3 stocks that can go up when the next bull market starts
The bear market of 2022 weighed heavily on developing stocks. Key indexes like Standard & Poor’s 500 (currently down about 18% from all-time highs in late December 2021) is masking some serious pain. Some tech stocks are down 50% or more.
Some of these companies may never recover, but others are high-quality clothing that has been dumped for no real good reason. Buying now can pave the way for incredible investment returns once this bear market gives way to the next bull. Three contributors to Fool.com think Amazon (AMZN -1.77%)And the AMD (AMD -3.28%)And the sea ltd (SE -7.28%) They are stocks that can go up once the clouds start to fade. Here’s why.
This long-term winner looks very cheap at the moment
Anders Billund (Amazon): E-commerce and cloud computing giant Amazon rallied in the early days of the COVID-19 pandemic, but the stock hit a brick wall in 2022. Amazon shares are trading more than 30% below 52-week highs, nearly twice the correction seen in the S&P market index. 500.
A brutal opponent seems logical at first glance. The April first-quarter report was below Wall Street expectations. Amazon’s investment in the electric car maker Rivian Cars It was expensive and disappointing so far. Moreover, the company’s guidance for the second quarter indicated the slowest annual revenue growth in Amazon’s history. So I get it if some investors feel uncomfortable with Amazon’s $1.3 trillion market cap.
However, the company is revamping its lagging growth trajectory, and some of the slowdown was primarily artificial.
The Prime Day sales event declined in the second quarter of 2021 but moved into the third quarter of this year, making the second-quarter annual comparison significantly more difficult. The third quarter, on the other hand, will benefit from the same shift in the calendar, and Amazon’s next set of indicative targets should look quite bullish.
Furthermore, the calendar is approaching the increased availability of COVID-19 vaccines in mid-2021, inspiring many shoppers to visit local stores rather than their favorite e-commerce portals. This influence has never been under Amazon’s control.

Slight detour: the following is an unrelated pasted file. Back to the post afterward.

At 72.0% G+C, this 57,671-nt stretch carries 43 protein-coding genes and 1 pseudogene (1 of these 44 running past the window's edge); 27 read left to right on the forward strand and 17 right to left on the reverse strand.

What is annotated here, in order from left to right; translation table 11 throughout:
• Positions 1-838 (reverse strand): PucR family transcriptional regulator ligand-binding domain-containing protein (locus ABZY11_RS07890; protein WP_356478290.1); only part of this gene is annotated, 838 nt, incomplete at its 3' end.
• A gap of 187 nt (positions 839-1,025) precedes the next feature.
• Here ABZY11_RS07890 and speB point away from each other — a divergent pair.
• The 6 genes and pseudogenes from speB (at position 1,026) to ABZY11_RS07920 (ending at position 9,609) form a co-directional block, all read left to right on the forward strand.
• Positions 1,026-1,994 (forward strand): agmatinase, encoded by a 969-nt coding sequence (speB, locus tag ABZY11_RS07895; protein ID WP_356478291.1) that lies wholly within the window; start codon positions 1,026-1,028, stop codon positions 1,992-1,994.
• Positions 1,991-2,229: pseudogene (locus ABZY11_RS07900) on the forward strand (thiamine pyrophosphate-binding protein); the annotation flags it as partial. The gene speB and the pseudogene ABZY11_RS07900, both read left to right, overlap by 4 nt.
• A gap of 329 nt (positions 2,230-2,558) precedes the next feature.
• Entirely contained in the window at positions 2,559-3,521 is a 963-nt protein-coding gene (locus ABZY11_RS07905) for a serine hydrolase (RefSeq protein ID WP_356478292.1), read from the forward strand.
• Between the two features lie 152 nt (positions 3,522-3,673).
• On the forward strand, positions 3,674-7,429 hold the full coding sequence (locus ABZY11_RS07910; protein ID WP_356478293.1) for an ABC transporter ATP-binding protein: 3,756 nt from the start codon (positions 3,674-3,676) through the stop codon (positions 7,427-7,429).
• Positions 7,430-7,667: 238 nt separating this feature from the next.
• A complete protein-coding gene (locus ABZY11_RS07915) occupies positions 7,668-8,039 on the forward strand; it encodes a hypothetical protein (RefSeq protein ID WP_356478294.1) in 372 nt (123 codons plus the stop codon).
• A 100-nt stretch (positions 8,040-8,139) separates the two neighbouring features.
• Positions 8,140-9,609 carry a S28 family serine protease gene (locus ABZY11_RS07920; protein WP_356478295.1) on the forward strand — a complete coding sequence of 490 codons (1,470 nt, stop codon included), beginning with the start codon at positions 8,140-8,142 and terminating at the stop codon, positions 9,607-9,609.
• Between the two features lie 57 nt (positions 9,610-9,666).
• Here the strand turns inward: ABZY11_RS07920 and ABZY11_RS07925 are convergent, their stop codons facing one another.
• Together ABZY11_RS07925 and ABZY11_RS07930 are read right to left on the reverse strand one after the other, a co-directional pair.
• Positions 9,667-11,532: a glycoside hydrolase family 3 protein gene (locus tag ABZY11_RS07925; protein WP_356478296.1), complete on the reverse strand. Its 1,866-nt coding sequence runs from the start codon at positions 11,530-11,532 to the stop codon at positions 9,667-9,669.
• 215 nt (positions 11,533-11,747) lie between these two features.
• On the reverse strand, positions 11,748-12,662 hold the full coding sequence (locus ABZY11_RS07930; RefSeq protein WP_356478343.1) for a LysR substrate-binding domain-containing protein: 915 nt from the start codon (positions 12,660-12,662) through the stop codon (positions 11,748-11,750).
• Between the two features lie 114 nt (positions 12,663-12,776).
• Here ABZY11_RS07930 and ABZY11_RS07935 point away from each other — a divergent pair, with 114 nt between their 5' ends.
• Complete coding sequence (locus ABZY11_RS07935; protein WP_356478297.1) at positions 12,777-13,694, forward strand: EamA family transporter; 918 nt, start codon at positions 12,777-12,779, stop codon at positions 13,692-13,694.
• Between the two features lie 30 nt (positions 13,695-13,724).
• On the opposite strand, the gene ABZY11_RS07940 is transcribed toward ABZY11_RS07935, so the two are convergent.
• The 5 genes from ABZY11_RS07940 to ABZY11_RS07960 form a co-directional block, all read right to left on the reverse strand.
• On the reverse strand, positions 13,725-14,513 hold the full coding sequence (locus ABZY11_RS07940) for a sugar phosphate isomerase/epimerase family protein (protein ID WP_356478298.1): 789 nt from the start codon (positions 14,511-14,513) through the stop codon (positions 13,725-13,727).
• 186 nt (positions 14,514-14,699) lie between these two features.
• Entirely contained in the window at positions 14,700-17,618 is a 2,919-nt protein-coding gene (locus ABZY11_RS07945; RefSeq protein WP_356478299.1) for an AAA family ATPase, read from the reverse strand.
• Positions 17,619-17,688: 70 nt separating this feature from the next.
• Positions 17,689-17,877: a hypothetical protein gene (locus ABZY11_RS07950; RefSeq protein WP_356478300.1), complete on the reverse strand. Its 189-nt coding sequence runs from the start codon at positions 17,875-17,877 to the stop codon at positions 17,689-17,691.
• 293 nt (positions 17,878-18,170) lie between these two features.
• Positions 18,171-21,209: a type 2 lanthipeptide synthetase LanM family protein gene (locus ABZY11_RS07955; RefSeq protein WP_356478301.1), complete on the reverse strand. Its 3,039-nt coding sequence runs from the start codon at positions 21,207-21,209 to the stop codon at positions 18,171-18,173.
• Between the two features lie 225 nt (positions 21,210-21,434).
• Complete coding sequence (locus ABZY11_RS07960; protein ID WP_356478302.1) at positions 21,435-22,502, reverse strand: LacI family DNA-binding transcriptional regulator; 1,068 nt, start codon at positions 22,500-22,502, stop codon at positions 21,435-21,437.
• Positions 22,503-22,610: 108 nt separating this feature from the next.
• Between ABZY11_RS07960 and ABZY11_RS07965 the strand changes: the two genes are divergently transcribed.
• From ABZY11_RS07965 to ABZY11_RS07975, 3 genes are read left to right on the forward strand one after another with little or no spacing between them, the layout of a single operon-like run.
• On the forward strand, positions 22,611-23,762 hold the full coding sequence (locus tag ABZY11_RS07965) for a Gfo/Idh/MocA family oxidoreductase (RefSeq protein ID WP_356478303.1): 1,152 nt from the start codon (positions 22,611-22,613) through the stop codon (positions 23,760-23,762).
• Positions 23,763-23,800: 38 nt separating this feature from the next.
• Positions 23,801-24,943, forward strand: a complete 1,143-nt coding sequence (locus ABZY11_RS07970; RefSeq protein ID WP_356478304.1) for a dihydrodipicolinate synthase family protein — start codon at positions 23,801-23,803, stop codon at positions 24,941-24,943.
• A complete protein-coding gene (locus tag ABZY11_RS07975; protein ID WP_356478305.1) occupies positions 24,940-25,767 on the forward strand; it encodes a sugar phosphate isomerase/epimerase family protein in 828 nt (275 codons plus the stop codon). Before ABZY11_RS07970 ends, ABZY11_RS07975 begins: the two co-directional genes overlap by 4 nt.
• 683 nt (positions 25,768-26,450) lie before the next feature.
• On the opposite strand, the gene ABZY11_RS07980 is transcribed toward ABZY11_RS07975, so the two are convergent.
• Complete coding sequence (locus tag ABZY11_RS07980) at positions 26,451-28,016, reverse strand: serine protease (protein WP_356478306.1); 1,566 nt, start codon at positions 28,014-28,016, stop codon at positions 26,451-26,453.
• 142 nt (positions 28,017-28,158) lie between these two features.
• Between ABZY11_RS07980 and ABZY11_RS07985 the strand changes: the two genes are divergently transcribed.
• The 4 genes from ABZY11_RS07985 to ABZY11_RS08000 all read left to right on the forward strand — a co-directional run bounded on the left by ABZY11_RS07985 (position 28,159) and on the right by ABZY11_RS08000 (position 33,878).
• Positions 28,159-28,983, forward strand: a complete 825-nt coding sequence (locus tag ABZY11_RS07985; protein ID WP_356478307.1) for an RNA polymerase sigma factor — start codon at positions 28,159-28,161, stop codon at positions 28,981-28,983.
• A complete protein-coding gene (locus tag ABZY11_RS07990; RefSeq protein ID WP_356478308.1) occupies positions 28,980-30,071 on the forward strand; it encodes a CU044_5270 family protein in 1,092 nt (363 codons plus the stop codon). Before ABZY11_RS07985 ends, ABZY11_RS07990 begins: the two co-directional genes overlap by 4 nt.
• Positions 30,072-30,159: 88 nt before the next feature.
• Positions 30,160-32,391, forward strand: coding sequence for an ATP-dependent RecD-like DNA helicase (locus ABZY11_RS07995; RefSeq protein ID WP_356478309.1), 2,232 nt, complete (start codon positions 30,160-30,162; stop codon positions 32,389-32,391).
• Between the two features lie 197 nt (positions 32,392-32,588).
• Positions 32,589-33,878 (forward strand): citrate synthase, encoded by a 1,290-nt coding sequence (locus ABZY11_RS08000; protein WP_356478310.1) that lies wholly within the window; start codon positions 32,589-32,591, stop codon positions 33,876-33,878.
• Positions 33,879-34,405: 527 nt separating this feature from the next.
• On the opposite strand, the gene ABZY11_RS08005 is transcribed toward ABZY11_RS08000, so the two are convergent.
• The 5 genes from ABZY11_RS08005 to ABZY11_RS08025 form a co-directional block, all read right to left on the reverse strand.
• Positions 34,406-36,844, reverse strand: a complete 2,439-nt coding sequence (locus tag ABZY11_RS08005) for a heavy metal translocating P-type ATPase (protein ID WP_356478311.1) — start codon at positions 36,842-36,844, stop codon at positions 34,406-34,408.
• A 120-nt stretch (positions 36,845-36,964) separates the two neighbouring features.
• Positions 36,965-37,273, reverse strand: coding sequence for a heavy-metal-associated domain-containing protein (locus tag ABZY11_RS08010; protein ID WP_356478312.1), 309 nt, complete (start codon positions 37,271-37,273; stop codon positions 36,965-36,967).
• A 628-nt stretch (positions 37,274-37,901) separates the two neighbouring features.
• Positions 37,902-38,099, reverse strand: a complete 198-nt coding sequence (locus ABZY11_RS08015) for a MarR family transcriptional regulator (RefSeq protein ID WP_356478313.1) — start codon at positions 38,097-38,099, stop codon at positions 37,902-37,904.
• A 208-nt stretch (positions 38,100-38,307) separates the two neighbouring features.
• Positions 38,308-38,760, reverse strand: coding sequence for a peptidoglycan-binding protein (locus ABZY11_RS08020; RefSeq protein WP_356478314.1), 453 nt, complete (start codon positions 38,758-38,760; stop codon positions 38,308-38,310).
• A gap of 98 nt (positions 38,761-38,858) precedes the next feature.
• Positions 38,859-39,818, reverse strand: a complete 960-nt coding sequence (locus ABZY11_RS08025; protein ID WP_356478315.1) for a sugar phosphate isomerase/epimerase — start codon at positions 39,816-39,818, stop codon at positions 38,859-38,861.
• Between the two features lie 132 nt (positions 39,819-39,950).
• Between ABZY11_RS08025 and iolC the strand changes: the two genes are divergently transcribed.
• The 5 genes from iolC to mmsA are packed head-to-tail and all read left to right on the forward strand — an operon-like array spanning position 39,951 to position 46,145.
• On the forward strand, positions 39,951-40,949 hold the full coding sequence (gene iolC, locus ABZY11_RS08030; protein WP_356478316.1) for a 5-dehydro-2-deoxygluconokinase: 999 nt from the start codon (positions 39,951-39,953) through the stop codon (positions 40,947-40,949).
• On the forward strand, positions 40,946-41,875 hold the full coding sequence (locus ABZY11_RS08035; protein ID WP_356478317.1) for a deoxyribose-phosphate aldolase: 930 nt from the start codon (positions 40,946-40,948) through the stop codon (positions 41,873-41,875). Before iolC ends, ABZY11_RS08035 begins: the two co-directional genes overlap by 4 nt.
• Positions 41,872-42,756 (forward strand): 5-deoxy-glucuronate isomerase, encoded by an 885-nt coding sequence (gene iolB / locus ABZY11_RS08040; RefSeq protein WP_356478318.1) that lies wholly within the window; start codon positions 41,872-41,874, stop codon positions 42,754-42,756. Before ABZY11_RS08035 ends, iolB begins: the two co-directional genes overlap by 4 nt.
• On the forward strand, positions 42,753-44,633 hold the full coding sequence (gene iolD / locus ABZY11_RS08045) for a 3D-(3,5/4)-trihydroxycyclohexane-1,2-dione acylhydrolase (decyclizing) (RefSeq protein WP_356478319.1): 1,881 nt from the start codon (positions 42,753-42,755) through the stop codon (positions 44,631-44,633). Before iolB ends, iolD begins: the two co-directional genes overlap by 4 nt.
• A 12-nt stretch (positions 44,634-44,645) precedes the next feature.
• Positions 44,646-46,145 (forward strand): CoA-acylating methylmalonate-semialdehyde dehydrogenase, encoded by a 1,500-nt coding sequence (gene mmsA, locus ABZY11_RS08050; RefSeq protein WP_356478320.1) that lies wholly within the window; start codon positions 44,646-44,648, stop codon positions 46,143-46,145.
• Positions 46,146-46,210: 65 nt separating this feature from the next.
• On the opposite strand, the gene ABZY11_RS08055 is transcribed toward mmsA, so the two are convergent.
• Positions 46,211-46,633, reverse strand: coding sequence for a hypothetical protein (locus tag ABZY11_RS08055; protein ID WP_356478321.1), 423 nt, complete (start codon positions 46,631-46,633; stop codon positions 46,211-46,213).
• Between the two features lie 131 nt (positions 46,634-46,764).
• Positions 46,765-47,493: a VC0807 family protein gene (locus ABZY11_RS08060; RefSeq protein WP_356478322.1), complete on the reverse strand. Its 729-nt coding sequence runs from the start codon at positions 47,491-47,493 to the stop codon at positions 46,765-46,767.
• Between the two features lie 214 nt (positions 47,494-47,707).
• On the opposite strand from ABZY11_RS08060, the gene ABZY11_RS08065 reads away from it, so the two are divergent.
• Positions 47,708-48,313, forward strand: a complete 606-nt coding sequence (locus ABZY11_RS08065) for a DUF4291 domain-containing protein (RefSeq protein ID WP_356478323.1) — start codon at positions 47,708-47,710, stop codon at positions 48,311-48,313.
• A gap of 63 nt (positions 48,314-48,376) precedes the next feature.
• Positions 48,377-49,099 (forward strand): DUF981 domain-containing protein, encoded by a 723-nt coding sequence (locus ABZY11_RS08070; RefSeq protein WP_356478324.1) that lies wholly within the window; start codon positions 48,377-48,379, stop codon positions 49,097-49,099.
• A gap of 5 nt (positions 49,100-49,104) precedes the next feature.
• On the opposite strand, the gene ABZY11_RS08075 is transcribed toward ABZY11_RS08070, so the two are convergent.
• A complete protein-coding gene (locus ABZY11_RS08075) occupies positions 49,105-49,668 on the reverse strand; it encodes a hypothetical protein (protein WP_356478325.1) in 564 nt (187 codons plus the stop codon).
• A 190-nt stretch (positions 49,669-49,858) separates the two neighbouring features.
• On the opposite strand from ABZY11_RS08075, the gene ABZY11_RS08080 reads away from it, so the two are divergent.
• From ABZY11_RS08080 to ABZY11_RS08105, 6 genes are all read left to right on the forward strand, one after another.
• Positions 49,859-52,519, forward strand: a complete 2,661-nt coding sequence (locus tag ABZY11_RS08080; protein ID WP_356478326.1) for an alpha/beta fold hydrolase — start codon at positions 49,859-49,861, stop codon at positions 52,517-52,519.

At the same time, the company continues to deliver solid business results in almost any market environment, despite the low share price. As a result, Amazon stock is trading at the lowest value to the organization relative to earnings before interest, tax, depreciation, and amortization (EBITDA) in the past 20 years. The same is true of Amazon’s price-to-earnings ratio.
This company built to last is supposed to resume Amazon’s growth story in the second half of 2022, as annual comparisons become less difficult. When the stock market recovers from its current inflationary pressures, Amazon shares appear to be spring-loaded for a solid rebound. And even if the recovery comes a little slower, Amazon is the kind of stock you’ll want to own for the long term anyway. A company’s diverse exposure to cloud computing, digital media, and logistics can sustain the good times even as the e-commerce business negotiates some speed bumps.
In short, I believe that Amazon stock belongs in the portfolio of nearly every long-term investor, and today’s low stock price should be seen as a buying opportunity.
Transformational integration not represented by the market
Nicholas Rossolillo (AMD): AMD, which was previously the subject of chip design, has come a long way in the past decade (stocks are up nearly 2,000% in the past 10 years), and it looks like it’s in better shape than ever over the next decade. The company’s processors for data centers and other high-performance computing applications are in high demand (sales of EPYC chips were up 88% year-over-year in the first quarter of 2022). And on the consumer PC front, AMD no longer works either. It makes some good stuff and has plenty of room to keep the “chuckles” away Intel CorporationMarket share leadership.